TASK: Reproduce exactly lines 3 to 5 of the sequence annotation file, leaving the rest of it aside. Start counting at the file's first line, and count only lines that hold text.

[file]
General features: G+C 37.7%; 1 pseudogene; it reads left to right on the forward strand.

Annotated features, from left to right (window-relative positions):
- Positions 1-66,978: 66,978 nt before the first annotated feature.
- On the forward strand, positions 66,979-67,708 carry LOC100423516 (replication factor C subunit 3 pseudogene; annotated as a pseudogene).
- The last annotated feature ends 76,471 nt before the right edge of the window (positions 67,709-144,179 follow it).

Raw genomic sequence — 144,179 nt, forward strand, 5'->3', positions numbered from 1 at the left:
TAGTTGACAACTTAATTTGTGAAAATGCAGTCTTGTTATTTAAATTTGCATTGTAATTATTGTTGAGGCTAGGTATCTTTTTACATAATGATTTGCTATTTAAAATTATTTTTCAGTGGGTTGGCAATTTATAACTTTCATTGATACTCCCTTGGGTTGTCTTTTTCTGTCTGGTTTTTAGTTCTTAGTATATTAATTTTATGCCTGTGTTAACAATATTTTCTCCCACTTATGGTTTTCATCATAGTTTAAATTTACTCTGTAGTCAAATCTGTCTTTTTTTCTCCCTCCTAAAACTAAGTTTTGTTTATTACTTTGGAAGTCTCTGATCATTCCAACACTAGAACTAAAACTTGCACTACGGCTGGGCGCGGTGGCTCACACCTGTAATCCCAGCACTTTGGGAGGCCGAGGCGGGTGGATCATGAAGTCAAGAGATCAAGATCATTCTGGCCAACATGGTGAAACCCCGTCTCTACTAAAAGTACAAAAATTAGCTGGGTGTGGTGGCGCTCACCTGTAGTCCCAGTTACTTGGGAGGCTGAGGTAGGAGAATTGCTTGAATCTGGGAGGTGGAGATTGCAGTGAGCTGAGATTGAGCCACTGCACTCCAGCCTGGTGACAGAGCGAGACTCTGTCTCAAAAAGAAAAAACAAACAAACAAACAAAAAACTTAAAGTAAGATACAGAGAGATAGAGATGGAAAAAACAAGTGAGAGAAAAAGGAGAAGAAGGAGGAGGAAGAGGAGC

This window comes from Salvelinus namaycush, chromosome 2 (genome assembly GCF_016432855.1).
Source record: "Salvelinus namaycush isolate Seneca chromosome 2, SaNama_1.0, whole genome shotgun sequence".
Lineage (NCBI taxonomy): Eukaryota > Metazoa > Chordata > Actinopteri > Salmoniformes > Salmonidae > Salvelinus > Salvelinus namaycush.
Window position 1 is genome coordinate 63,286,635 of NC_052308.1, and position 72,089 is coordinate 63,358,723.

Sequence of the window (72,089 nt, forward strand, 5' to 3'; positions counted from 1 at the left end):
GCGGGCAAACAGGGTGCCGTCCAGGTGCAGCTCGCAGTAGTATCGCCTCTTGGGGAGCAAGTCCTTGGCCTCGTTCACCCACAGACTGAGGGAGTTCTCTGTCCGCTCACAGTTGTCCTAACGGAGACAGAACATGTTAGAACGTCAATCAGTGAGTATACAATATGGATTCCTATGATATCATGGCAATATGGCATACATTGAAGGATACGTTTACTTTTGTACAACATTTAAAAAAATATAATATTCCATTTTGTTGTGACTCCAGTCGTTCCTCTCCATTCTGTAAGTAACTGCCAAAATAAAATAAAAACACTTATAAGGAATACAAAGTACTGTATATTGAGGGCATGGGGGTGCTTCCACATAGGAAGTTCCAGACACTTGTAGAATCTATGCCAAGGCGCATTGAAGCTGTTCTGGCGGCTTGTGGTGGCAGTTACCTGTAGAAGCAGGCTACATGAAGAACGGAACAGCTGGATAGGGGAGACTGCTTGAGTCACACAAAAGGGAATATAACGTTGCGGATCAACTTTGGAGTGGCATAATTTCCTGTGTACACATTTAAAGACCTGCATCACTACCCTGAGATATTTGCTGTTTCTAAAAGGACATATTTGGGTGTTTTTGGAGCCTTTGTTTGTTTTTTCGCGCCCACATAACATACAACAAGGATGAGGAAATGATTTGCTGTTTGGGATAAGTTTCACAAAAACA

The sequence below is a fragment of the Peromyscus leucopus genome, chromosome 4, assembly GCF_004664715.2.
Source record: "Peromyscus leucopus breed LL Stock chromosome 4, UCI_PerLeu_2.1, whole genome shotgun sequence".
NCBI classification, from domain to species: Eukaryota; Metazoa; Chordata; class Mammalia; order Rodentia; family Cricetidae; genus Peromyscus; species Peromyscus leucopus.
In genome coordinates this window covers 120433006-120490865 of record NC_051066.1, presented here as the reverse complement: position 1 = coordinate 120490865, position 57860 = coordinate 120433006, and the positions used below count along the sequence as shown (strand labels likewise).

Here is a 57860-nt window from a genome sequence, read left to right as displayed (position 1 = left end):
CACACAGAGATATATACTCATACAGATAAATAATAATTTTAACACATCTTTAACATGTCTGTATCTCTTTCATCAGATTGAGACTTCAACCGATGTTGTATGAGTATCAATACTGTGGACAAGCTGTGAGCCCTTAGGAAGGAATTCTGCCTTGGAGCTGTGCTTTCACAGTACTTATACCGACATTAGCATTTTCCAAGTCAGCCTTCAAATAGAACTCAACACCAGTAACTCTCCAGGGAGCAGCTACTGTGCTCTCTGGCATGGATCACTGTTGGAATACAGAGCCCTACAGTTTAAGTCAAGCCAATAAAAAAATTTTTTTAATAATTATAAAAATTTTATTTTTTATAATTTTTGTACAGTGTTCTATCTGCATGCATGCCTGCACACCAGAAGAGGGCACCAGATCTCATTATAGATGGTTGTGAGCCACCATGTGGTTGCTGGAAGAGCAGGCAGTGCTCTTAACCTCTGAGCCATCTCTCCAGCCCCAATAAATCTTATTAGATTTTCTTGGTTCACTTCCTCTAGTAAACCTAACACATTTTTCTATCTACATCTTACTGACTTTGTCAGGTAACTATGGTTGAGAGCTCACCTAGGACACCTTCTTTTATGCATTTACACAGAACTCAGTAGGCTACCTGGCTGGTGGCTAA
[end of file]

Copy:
- Positions 1-66,978: 66,978 nt before the first annotated feature.
- On the forward strand, positions 66,979-67,708 carry LOC100423516 (replication factor C subunit 3 pseudogene; annotated as a pseudogene).
- The last annotated feature ends 76,471 nt before the right edge of the window (positions 67,709-144,179 follow it).